C of E - The State It's In

David Jenkins, former bishop of Durham, contributed this review of Monica Furlong's 'C of E -The State It's In' to the SoF Magazine.

This book is a personal collection of reports and observations on aspects of the history and current affairs of the Church of England by someone who clearly continues to have a great deal of affection for it, despite her deep (and deeply justified) almost total exasperation with its organisation and institutional state. The book does not draw a clear picture, it does not put together a coherent critique; it offers only a collection of pungent and disturbing hints about what remedies we (members and officials of the Church of England) might attempt.

Thus in Part I—"The Church as It Was"—the author does not present her historical selections in such a way as to produce a personal diagnostic account of what matters to her in that history. Similarly, Part II—"The Church as It Is"—has thirteen chapters which offer cameos, starting with accounts of the Church's central administration (Lambeth Palace, the Church Commissioners and General Synod). These offer opportunities for a critical appraisal of the emergence of an Archbishop's Council from the Turnbull Report and its managerial spirit. Compare Chapter Fifteen entitled "Statistics, Spin and Management". Other cameos reflect on bishops ("In the Purple"), present a sympathetic account of the difficulties of parish priests ("The Poor Parson"), and relay some encouraging brief reports on "A Handful of Parishes" of very different churchmanship and congregational strategies. The section winds up with discussions of Cathedrals, liturgical reform and "Belief: the Longest Journey". This last is an inconclusive chapter which properly makes much of the current flourishing of the Evangelicals but does not face up to the author's obvious unease about what I would call "the truth value" of evangelical teachings and attitudes to authority and the Bible in today's world. The last chapter, entitled "Triumph and Disaster", tackles sexual morality, attitudes to women and the disgraceful mishandling of the Gay Issue. So we end Part II with a very proper and deeply felt set of complaints but no set of suggestions about where we go from here.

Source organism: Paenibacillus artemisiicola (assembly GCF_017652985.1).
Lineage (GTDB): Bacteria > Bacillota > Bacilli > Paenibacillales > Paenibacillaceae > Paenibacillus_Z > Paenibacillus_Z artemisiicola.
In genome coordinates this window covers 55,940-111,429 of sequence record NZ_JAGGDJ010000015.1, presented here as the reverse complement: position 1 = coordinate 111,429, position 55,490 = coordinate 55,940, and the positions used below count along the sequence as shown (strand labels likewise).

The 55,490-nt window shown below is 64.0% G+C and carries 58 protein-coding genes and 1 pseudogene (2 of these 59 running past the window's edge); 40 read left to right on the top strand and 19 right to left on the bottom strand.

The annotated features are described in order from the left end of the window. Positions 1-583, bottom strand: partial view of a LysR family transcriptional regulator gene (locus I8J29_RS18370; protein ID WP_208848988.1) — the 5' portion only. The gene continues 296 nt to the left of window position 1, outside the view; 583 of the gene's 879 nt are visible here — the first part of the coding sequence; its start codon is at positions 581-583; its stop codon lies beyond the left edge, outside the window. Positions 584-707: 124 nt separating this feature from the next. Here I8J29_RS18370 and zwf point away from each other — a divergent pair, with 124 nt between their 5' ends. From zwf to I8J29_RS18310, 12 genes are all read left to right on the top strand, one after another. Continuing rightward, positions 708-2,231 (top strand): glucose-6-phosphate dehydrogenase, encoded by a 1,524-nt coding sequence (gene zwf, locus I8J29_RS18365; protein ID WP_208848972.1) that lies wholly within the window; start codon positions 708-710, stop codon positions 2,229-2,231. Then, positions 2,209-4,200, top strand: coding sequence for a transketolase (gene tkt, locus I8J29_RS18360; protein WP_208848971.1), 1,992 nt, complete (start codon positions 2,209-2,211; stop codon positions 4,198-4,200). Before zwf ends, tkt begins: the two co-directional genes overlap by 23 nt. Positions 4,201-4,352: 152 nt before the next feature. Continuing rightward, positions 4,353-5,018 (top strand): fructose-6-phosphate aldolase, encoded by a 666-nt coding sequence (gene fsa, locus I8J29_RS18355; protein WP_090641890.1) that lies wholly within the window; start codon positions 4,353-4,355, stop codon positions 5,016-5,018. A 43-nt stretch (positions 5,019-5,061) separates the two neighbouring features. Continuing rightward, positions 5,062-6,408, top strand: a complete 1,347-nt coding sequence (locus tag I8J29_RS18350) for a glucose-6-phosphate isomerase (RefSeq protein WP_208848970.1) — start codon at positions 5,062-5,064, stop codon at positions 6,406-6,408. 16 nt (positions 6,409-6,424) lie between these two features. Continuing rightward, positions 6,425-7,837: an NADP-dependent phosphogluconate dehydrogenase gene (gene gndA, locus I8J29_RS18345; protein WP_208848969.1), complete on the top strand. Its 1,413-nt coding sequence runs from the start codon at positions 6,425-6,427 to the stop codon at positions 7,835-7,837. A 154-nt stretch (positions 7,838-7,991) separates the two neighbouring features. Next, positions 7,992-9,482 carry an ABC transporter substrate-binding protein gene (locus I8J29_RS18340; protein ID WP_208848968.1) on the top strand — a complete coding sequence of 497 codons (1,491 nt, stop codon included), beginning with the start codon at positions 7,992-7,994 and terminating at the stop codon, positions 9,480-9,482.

Part III—"The Church as It May Be"—is suggestively entitled "The Educated Heart". It is a mere fourteen pages long and ends the book with neither a bang nor a whimper, but rather a provocative and teasing whisper. The author explains her title on page 380. I quote at length because I think we have here the explosive and creative yeast which has the potential to turn the simmering confusions of the Church of England into a creative ferment which is truly of the Spirit.

"Part of the Church's problem is its unthinking 'maleness'. (It is not that I think that women are superior to men, but that their life experience has been, and is, a very different one, and it is one that is vital to the Church, as a number of excellent women priests have already demonstrated.)

"One of the things that often seems lacking in the Church is what Rosamond Lehmann calls 'the educated heart', the emotional sensitivity that responds delicately and gracefully to others because it has a developed imagination, and knows how to stand in their shoes. It is this quality, I suspect, which many people found irresistibly attractive in Jesus Christ. Imagination is perhaps the quality most strikingly lacking in public statements about sexuality. Can the Bishops imagine what it is like to be a woman, a homosexual man, a homosexual priest who has made a bad choice in marriage, a divorced person? Either they cannot imagine it, or they know it all too well and find it too threatening to deal with."

There is much carefully controlled anger in this book. Could our faith in the God shown in Jesus and at work among us in the Spirit set us free to trust this God—and one another—women and men, laity and clergy and bishops (who ought to be reinforced by women)? Can we employ our angers, our insights, our errors and our hopes, so that together we can contribute to the free, adventurous and communal faith which will assemble a Church sufficient to our pluralistic and globalised future?